Writers need a day job. According to a survey of almost 2,500 working writers the median income of the professional author in 2013 was just £11,000, a drop of 29% since 2005 when the figure was £15,450. The typical median income of all writers was even less: £4,000 in 2013, compared to £5,012 in 2005 (The Guardian). So unless you’re lucky enough to make a really good living from your writing – cue JK Rowling – you need a day job.
For me, finding the right day job was a calculated decision; I downsized my career. I had arrived at a place I didn’t want to be, so I stepped off the career train. This sounds so simple, doesn’t it? It wasn’t. I remember thinking, Is this the most stupid thing I’ve ever done? But I still did it: I walked into the unknown. It took a long time to find the right part-time day job; and then settling in at the bottom of an organisation, even though it is a college of art and design was, shall we say, trying. Setting about establishing my proofreading and copy-editing business and getting it off the ground was easier.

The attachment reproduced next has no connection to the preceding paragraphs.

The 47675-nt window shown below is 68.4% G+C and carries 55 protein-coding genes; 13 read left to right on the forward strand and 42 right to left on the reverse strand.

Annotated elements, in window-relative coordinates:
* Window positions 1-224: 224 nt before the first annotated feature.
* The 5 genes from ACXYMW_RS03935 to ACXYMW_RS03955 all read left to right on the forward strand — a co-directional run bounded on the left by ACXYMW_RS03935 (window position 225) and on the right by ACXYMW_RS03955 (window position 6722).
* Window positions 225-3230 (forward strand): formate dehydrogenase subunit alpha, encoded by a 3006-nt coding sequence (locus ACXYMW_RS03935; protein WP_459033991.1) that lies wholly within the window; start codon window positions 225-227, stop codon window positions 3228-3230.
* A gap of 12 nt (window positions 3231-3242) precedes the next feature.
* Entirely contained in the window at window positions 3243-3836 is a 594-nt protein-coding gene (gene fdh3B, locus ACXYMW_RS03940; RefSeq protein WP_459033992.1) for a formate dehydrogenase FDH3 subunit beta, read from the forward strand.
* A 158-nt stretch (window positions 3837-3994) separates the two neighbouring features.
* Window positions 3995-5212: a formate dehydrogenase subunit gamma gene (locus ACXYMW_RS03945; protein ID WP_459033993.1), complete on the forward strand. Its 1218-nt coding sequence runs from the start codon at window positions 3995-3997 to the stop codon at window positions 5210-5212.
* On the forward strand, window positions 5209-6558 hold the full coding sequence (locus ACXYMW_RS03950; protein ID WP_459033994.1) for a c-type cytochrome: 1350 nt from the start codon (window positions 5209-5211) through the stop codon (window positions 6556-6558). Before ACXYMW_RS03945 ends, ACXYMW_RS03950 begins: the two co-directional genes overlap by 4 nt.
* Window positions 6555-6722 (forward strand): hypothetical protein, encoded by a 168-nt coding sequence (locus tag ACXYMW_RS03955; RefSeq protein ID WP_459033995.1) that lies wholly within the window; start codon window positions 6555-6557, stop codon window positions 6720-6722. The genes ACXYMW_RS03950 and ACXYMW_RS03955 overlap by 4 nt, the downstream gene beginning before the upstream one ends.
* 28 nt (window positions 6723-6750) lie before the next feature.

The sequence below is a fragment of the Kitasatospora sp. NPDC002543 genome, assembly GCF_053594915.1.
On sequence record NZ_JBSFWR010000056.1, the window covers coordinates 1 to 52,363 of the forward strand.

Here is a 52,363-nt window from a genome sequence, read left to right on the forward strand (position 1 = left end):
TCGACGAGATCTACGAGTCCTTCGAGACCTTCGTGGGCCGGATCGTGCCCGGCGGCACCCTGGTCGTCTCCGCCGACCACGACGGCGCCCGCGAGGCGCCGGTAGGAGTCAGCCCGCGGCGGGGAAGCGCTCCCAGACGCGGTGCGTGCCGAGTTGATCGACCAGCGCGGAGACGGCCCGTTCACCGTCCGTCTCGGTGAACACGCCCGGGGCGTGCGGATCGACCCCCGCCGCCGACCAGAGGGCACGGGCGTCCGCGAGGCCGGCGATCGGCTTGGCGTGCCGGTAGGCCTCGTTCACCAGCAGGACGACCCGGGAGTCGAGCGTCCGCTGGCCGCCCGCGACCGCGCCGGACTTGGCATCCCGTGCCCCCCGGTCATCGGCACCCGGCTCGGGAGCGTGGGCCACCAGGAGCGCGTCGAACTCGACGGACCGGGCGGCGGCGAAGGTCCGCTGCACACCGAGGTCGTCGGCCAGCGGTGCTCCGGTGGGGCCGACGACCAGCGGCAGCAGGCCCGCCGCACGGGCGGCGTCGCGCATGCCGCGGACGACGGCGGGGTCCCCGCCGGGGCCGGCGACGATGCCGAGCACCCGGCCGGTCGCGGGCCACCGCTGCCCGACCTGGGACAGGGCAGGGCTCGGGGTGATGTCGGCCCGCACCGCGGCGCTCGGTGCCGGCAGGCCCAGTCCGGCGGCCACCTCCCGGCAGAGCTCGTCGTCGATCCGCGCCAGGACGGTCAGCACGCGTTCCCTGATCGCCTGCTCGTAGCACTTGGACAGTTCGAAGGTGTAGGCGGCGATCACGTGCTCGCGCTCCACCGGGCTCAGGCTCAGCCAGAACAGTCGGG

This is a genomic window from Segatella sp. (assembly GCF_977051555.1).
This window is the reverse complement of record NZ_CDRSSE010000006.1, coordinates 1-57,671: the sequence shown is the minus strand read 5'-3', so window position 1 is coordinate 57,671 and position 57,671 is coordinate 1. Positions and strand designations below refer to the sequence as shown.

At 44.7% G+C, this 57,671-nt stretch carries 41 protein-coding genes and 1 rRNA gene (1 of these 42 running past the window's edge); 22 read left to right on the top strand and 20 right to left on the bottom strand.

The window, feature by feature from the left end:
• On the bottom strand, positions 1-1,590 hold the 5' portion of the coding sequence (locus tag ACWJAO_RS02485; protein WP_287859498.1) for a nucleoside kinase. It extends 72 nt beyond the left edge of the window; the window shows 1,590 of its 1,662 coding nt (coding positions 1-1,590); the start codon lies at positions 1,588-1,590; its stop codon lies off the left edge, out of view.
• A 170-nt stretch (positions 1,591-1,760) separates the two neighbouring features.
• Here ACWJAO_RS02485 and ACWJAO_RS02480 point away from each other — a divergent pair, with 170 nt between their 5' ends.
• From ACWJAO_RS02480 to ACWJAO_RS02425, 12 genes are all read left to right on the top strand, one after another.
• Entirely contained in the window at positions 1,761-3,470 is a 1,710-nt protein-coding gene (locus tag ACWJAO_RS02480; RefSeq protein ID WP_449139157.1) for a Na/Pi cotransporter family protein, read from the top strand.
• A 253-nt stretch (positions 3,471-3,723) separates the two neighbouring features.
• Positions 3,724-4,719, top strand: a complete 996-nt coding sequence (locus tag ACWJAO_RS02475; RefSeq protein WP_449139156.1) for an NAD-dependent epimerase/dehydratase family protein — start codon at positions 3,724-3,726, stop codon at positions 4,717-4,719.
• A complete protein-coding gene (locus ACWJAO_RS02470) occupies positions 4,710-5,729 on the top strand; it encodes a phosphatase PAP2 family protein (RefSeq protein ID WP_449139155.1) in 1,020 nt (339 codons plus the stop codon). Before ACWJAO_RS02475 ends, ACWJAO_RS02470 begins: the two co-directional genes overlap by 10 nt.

Most people don’t follow their dreams. ‘They settle for the ordinary, as if they’re afraid of potential greatness inside them. Following your dream can be lonely, as it sets you apart from others. Just because it’s the right thing to do doesn’t make it easy.’ (Robert Rowland Smith)